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The Scandal of Believing in Objectivity

By Scott Kiloby.  

Much of the disharmony in relationship can be attributed to the belief in objectivity—that is, belief in the notion that we experience other people the way they really are. As we’ve seen, the belief in objectivity tends to arise right along with the belief in being a separate individual. Through my own separate me, I see separate others. Once you’ve made this division in your mind, there’s a tendency for you to believe that you, the subject, can see other people and objects exactly as they are. And in that tendency there’s a kind of mental sleepiness, a blindness to the fact that every time you see anything, what you’re actually doing is thinking. You fail to see that you’re looking through a filter of thought.

When you believe in objectivity, you have difficulty seeing that your words, pictures, and energies paint others in a way that is unique to you. Your words, pictures, and energies make up your entire view of reality. Your views of other people are shaped by your memories, your personal history, your culture, your world view, and your psychological and emotional traits along with various other influences. You don’t see others the way they are. You see them the way you are. The painter is inseparable from the painting.

For a quick experience of this reality, rest for a moment without any thoughts. In the moment of resting without thoughts, you don’t know who or what a person is, precisely because no thoughts are arising in you. Your thoughts inform you of everything you think you know about anyone, including yourself. When thoughts begin to arise in you, notice that they’re coming from your own personal set of memories. Each of your arising thoughts has to do with a particular past experience, one that you interpreted in a personal and particular way. Your view of another person is actually a view of your own memories, as if you were in a relationship with your memories and not with the other person. And as emotions and sensations arise alongside your memories, your image of that person is reinforced.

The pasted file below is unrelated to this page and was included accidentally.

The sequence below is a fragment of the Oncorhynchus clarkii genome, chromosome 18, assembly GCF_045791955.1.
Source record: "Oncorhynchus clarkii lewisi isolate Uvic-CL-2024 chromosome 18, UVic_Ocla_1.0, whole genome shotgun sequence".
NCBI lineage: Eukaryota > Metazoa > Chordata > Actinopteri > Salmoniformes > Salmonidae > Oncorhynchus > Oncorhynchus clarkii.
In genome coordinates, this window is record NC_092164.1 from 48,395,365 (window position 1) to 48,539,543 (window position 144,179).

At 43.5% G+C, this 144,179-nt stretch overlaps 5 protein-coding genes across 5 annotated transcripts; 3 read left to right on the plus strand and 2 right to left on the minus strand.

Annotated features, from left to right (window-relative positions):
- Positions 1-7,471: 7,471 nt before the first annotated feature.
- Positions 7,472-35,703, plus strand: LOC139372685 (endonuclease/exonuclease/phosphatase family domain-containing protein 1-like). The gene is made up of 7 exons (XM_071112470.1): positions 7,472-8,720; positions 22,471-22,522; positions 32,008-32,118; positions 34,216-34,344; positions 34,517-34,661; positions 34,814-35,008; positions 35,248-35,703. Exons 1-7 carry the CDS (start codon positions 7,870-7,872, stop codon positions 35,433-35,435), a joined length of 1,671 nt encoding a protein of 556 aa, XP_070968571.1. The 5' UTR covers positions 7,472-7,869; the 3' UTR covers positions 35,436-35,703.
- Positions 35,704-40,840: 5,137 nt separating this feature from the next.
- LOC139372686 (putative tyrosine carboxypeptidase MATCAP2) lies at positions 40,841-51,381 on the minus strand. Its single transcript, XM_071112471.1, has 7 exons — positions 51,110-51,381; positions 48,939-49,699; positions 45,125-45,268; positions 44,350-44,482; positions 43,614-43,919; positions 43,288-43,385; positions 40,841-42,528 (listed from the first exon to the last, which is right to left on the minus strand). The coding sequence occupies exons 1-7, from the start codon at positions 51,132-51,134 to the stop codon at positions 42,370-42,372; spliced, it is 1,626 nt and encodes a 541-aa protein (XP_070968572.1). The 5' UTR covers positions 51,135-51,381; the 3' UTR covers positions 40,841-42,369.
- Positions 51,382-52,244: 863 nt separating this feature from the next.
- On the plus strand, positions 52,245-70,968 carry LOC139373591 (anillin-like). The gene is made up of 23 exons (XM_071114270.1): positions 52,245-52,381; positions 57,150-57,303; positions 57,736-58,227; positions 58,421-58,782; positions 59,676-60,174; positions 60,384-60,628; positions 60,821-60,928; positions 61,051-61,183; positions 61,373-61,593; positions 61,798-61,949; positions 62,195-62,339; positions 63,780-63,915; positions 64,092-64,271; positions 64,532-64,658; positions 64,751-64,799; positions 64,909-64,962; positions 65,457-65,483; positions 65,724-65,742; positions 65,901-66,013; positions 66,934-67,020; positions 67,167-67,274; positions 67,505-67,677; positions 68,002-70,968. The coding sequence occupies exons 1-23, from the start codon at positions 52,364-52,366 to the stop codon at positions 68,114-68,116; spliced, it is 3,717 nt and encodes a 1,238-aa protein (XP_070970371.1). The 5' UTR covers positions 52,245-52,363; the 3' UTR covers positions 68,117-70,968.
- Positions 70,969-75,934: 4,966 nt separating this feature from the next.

Notice that this is always the case, no matter whom you encounter. At any given moment, the way you see a particular person—that is, your thoughts about that person—will depend completely on the particular words, pictures, and energies that are arising in you. And what you think about that person will have a lot to do with your education, your upbringing, your fears, your thoughts about yourself, and many influences from your culture that shape your attitudes about who people are or who they should be. This reality can be difficult to see until you begin meeting people freshly in the moment, without dragging your memories into each encounter and using them to interpret others’ words and actions in the present. When you’re not able to see that your thoughts are producing your view of another person, you buy into the belief that you are seeing the other person objectively, exactly as he or she really is. You can’t see that your view of the other person is relative and subjective. You can’t see that your view of that person is limited to what you think, feel, and sense in the moment.

From The Unfindable Inquiry: One Simple Tool to Overcome Feelings of Unworthiness and Find Inner Peace 

The Unfindable Inquiry is available on amazon.com

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